These three color dimensions are intrinsically linked. Remembering that the vertical axis is our value scale with the lightest colors at one pole and the darkest at the opposite pole, we can see that as we change one dimension, we in turn change another. The dynamic between hue, value, and chroma is what makes each season unique. One can literally pinpoint on the sphere where the colors from each season come from. The goal of personal color analysis is to determine your hue, value, and chroma. We can imagine being able to plot them on the sphere, thus the colors surrounding 'you' are those that are most harmonious with your personal coloring (aka your season).
Below is an updated and more detailed version (© TCI 2017) of the table found in Kathryn Kalisz's (founder of the 12-Tone Sci/ART method of PCA) book Understanding Your Color: A Guide to Personal Color Analysis. Upon exploration, we can begin to see the color dimensions that differentiate the seasons from one another. For example, Winter and Summer are both cool in hue; Summer is lighter and more muted, while Winter is darker and brighter. Likewise, Spring and Autumn are both warm in hue, but spring is light and bright, while Autumn is dark and muted. As one who harmonizes with Dark Autumn, I look for colors that are warm while simultaneously dark and somewhat bright. I know I have strayed when a color looks too dusty or is overly saturated with yellow undertones. One who harmonizes with Bright Winter should look for cool colors that are neither light nor dark but are very bright and pure.
A solid understanding of your tone's dimensions will go a long way when out in the real world trying to find clothing, cosmetics, or accessories that harmonize with your personal coloring. With the above table in mind, let's look at a selection of True season purples from the True Colour International Classic Swatch Books. Notice the hint of blue undertone in the cool seasons versus the hint of yellow in the warm seasons? How Summer and Autumn are more muted than Spring and Winter? Or how Autumn and Winter appear darker than Spring and Summer? Even though Winter and Summer share coolness, Winter is clear, crisp and intense where Summer is dusky, gentle, and relaxed. Likewise, Spring and Autumn share warmth, but Spring is light, bright, and dazzling, contrasted with the deep, vibrant, and rich nature of Autumn. Understanding what differentiates your tone from another can be just as useful as understanding your own. It is my hope that this series will leave you with a firm understanding of your tone, how it relates to others and how to use that knowledge when searching for harmony.
Stay tuned for Part Two of this series, in which we will explore the anatomy and information packed into the TCI 12-Tone Swatch Books.
I had the opportunity to swatch the full line this past Saturday at the Urban Decay Flagship store in Newport Beach. This new line is a welcome addition to the Naked collection and offers some warmer tones. The Naked Heat eyeshadow palette is packaged similarly to the previous full size Naked palettes with the exception of the case. The case on the Naked Heat palette is made of a sturdy plastic instead of the velvet covered cardboard or metal of the previous palettes.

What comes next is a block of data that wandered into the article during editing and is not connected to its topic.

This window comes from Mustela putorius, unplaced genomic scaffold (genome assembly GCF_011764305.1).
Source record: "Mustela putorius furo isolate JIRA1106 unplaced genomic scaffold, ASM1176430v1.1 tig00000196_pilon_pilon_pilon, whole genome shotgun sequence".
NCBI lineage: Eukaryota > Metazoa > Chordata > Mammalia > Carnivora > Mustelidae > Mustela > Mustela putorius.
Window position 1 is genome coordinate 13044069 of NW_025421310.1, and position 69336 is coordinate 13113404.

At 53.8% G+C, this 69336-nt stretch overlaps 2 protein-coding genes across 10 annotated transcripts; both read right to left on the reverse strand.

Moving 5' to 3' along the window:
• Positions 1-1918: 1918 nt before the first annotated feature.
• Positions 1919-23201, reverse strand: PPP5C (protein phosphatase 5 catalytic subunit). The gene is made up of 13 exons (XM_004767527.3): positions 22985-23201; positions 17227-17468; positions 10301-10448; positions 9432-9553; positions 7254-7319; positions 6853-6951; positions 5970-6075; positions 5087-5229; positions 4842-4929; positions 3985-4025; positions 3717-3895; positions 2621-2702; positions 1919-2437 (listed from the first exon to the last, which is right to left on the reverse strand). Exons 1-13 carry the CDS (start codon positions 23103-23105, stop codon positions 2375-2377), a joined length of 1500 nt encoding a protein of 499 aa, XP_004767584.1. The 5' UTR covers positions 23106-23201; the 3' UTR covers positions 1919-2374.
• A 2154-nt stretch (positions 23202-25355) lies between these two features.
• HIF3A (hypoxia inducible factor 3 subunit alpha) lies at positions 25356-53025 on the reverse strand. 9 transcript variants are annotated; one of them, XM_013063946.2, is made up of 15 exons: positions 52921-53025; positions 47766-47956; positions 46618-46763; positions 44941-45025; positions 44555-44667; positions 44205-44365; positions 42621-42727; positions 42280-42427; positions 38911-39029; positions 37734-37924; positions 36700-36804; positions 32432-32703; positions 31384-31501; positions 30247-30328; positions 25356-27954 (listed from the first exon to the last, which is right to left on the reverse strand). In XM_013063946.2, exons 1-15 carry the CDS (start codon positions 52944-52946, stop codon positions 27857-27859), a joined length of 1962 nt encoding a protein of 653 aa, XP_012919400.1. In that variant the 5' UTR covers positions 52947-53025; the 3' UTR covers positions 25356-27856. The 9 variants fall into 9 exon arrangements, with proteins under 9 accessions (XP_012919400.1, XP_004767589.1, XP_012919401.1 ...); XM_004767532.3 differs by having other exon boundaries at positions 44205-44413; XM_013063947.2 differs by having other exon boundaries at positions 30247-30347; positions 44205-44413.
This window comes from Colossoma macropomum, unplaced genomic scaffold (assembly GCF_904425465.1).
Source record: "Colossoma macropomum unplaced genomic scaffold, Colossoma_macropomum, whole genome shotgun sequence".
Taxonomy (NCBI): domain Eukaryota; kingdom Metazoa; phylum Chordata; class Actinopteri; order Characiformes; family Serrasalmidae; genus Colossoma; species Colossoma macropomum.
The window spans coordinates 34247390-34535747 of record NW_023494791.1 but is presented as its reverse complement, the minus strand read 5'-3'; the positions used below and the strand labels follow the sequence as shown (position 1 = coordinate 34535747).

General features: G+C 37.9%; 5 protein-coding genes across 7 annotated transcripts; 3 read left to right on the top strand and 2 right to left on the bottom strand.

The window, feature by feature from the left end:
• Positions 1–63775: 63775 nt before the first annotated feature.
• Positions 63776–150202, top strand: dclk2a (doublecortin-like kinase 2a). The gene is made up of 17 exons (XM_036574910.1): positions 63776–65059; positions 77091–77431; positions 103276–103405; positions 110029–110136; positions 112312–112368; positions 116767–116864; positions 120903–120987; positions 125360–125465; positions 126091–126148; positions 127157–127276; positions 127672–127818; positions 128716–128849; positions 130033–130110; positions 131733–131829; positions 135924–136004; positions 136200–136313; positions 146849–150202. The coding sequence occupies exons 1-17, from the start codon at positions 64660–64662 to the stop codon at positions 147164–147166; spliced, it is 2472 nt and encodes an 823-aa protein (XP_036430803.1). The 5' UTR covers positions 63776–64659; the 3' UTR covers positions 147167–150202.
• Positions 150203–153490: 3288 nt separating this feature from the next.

,The Naked Heat palette offers twelve fairly rich and amber-hued shades ranging from creamy eggshell to a blackened bronze. Like it's predecessors the palette contains both matte and shimmer shades. Overall, I think the palette will work for both Dark and True Autumns. The shades might be a touch too dark and/or rich for Soft Autumns. As one that harmonizes best with the Dark Autumn tone, I find that nearly all of the shadows work well for me with the exception of Sauced, Lumbre, and Scorched. The aforementioned three shadows are a bit on the warm side for me personally as a Dark Autumn but should work well for True Autumns.
In addition to the eyeshadow palette, I was able to swatch the three new lipsticks and two new eye liner colors. As I see it, both Scorched (metallic) and Fuel (creamy matte) will work best for True Autumns. Heat (metallic) seems to harmonize better with Dark Autumn as it appears slightly higher in chroma than the True Autumn palette. In addition, I think Fuel may work as a MLBB or nude for some Dark Autumns. I was unable to try any of them on due to the sheer number of people in the very small store. As for the eyeliners, Alkaline is a dark, smoky purple and swatches best with Dark Autumn. Torch is a rich, rusty brown and goes well with the True Autumn palette.
Many of my Dark Autumn clients (myself included) already have and love the Anastasia Beverly Hills Modern Renaissance eyeshadow palette. The shadows of the ABH palette are highly pigmented and very rich; the Naked Heat shadows are not quite as pigmented and intense. I tend to use the ABH palette for special events such as date night and feel that the Naked Heat palette offers a nice range of shadows for an everyday look. I personally feel that there is room in my cosmetic collection for both.
The new line is set to launch in stores early July and I am eager to hear how you all like it!
Cosmetics, Dark Autumn, True Autumn